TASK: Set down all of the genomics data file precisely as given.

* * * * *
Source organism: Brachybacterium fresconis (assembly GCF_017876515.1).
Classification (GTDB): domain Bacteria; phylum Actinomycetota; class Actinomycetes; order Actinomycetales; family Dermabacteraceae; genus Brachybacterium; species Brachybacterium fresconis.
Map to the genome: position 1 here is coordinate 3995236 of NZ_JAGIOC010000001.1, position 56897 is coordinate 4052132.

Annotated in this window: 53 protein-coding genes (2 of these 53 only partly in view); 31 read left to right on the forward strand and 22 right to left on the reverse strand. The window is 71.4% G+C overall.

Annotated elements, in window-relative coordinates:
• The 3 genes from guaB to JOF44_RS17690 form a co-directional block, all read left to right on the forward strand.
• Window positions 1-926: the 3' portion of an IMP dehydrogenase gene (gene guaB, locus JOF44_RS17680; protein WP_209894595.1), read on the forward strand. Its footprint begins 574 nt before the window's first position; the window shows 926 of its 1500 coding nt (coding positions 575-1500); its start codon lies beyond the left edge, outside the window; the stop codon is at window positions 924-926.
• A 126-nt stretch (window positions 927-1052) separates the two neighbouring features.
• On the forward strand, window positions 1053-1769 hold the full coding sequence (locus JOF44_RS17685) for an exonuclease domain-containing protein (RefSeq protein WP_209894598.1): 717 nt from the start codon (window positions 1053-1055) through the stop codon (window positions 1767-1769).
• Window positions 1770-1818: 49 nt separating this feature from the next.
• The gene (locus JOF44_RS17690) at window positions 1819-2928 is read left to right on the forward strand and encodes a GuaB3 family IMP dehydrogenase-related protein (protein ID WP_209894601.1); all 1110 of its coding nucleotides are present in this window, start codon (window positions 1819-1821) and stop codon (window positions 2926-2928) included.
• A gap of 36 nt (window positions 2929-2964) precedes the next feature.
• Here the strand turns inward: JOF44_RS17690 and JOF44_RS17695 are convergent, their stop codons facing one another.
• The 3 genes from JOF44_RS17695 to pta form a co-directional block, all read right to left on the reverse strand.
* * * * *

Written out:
Source organism: Brachybacterium fresconis (assembly GCF_017876515.1).
Classification (GTDB): domain Bacteria; phylum Actinomycetota; class Actinomycetes; order Actinomycetales; family Dermabacteraceae; genus Brachybacterium; species Brachybacterium fresconis.
Map to the genome: position 1 here is coordinate 3995236 of NZ_JAGIOC010000001.1, position 56897 is coordinate 4052132.

Annotated in this window: 53 protein-coding genes (2 of these 53 only partly in view); 31 read left to right on the forward strand and 22 right to left on the reverse strand. The window is 71.4% G+C overall.

Annotated elements, in window-relative coordinates:
• The 3 genes from guaB to JOF44_RS17690 form a co-directional block, all read left to right on the forward strand.
• Window positions 1-926: the 3' portion of an IMP dehydrogenase gene (gene guaB, locus JOF44_RS17680; protein WP_209894595.1), read on the forward strand. Its footprint begins 574 nt before the window's first position; the window shows 926 of its 1500 coding nt (coding positions 575-1500); its start codon lies beyond the left edge, outside the window; the stop codon is at window positions 924-926.
• A 126-nt stretch (window positions 927-1052) separates the two neighbouring features.
• On the forward strand, window positions 1053-1769 hold the full coding sequence (locus JOF44_RS17685) for an exonuclease domain-containing protein (RefSeq protein WP_209894598.1): 717 nt from the start codon (window positions 1053-1055) through the stop codon (window positions 1767-1769).
• Window positions 1770-1818: 49 nt separating this feature from the next.
• The gene (locus JOF44_RS17690) at window positions 1819-2928 is read left to right on the forward strand and encodes a GuaB3 family IMP dehydrogenase-related protein (protein ID WP_209894601.1); all 1110 of its coding nucleotides are present in this window, start codon (window positions 1819-1821) and stop codon (window positions 2926-2928) included.
• A gap of 36 nt (window positions 2929-2964) precedes the next feature.
• Here the strand turns inward: JOF44_RS17690 and JOF44_RS17695 are convergent, their stop codons facing one another.
• The 3 genes from JOF44_RS17695 to pta form a co-directional block, all read right to left on the reverse strand.